Brand loyalty may one day be a thing of the past, as consumers seem to be losing trust in retailers and shunning brands that don’t meet their expectations, a newly published survey shows.
To gauge public sentiment about brands, business software company Oracle teamed up with customer experience expert Jeanne Bliss to survey 1,143 adults, with respondents split more or less evenly among Generation Z, millennials, Generation X and baby boomers. Researchers discovered that most consumers have little patience when retailers mess up, and that brand representatives are among the least trusted sources when people look for shopping recommendations.
An overwhelming 82% of respondents said they’ve had a disappointing experience with a brand, while 78% said that, at some point, they’ve been dissatisfied with customer service that they’ve received.
But consumers aren’t taking their frustrations lightly. Most — 88% — share their bad experiences with others, including 59% who tell their friends and family about their disappointment. Nearly half (43%) said they’ve blacklisted a retailer after a bad experience, and 34% said they would never give a company a second chance.
However, younger consumers appeared to be more forgiving, with 80% of Gen Z respondents (defined here as those aged 18 to 24) saying they would be willing to try a brand again despite a disappointing experience. In fact, the older the respondent, the less likely they were to feel this way, the study found.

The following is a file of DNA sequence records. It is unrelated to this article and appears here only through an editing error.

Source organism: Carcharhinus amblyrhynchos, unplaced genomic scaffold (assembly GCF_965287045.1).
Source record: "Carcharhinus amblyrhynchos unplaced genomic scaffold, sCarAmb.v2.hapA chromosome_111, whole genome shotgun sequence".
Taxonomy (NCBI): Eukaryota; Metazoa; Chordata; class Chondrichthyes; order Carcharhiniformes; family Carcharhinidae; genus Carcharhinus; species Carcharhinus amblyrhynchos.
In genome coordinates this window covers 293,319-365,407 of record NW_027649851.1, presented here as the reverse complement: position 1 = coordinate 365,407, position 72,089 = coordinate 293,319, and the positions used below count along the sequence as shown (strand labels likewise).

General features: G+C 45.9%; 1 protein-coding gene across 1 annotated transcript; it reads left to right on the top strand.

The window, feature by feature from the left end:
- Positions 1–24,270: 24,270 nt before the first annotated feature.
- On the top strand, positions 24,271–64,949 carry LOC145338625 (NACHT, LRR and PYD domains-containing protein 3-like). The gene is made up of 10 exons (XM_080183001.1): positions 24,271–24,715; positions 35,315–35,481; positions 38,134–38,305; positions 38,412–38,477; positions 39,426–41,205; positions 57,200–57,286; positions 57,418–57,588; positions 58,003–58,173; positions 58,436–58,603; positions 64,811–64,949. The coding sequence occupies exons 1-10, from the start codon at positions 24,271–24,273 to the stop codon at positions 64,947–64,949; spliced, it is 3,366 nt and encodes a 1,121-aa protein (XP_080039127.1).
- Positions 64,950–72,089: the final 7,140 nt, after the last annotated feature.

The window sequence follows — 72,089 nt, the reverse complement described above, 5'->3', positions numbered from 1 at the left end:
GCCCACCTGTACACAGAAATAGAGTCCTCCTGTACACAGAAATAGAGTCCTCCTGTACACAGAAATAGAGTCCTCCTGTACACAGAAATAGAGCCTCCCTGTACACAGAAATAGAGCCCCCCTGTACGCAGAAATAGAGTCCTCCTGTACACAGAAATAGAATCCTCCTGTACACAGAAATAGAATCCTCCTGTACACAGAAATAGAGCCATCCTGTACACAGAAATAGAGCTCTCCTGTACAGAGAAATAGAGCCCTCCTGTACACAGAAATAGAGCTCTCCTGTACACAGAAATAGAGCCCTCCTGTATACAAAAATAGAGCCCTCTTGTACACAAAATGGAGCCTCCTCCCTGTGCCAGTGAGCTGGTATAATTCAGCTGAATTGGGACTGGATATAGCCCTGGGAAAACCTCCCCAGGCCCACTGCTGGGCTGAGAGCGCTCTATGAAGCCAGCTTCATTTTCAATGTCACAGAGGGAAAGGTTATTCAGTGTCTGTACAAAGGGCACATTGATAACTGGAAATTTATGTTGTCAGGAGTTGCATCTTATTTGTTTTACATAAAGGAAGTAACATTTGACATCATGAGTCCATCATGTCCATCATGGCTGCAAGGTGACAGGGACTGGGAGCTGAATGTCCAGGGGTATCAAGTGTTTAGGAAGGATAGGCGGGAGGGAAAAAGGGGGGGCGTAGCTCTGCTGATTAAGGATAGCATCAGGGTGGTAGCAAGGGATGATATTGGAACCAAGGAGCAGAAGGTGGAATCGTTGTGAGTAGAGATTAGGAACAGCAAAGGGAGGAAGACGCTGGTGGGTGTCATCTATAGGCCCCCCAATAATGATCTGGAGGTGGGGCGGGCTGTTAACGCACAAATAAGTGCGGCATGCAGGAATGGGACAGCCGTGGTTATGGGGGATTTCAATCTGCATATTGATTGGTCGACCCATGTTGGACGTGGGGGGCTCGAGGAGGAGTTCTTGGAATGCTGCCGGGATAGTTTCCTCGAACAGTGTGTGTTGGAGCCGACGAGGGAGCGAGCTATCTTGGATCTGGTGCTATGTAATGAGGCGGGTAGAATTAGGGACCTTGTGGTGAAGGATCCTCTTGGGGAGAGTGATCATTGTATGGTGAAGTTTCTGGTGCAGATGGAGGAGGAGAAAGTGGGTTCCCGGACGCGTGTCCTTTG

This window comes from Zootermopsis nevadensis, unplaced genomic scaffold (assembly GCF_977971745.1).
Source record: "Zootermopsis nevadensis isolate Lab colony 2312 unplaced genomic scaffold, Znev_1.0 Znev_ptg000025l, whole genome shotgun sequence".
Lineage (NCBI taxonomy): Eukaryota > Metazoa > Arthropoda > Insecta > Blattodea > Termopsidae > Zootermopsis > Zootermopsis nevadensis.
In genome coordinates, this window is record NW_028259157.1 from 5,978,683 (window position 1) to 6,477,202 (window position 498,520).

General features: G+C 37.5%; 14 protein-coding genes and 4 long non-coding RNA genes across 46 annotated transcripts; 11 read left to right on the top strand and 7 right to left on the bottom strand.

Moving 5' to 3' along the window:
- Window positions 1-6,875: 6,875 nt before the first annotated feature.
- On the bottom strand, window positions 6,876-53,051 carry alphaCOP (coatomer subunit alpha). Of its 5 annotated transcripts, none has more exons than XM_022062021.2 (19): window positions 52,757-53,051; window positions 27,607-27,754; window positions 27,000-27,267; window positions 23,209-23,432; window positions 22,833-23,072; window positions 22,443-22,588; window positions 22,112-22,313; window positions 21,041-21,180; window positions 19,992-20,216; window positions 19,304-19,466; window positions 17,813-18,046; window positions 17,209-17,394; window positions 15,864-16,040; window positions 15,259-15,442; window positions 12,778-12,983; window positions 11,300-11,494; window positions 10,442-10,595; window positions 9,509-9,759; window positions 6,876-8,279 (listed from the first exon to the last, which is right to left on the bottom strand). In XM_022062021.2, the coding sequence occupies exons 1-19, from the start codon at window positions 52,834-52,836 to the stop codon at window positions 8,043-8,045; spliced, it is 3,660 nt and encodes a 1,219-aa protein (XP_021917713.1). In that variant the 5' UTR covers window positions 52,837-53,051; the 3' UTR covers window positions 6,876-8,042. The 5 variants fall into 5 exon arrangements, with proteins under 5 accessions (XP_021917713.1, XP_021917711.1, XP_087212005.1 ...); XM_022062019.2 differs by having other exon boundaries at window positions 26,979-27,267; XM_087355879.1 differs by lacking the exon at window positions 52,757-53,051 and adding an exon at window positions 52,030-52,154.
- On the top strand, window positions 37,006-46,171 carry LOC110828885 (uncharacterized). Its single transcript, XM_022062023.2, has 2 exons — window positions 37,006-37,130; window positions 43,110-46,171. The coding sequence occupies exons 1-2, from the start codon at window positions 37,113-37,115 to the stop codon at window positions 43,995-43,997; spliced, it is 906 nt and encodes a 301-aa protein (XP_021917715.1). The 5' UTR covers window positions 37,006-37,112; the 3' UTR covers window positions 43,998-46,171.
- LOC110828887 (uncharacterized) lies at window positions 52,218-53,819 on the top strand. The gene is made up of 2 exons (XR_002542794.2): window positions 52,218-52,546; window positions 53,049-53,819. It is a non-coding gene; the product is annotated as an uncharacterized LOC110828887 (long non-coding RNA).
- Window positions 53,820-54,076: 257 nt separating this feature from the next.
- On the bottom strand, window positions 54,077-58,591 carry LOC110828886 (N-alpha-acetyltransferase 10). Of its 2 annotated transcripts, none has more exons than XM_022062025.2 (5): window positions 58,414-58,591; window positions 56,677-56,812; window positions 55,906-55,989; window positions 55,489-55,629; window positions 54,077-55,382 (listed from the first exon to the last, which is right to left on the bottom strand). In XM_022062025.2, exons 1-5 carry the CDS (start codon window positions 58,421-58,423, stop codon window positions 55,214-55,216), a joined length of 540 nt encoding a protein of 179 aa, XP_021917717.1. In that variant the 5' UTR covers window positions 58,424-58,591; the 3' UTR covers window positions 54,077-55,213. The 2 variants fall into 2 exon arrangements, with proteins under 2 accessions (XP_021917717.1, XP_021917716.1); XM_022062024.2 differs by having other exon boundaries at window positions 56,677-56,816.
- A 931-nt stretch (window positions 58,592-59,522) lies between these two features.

While consumers may be quick to share their displeasure with friends and family, they are less likely to contact the company to air their grievances. Only 35% said they would reach out to the brand to give them the opportunity to rectify the problem.
Not only are consumers generally unforgiving when dealing with brands, but they’re also less trusting of brands in the first place. Among respondents, 77% said they would trust their family members for shopping recommendations, while 75% said they would trust their friends, and 38% would trust their colleagues. In contrast, only 12% said they would trust a company employee they engaged with online for shopping recommendations.
Consumers also aren’t moved by influencers and celebrities who may be hawking products for retailers. Only 14% of respondents said they trust influencers or bloggers for recommendations, while 7% trust celebrities, and just 2% trust politicians.
Consumers are just as wary of technology-driven marketing. A whopping 92% said they didn’t trust recommendations from online messaging pop-ups, 89% said they distrusted shopping advice from voice-activated services like Siri, and 81% said they didn’t trust mobile ads.
Consumers have a lot of options when choosing which brand to spend their money on, and there are ways to make shopping decisions that are best for your wallet. For example, your credit card may offer a cross-brand loyalty rewards program you can take advantage of.
Some credit cards can also help you by offering price protection — with this benefit, when you find something you just bought at a lower price elsewhere, the card will refund you the difference in cost.
By using strategies for discounts and protects, you can get a better shopping experience, no matter which brand you buy.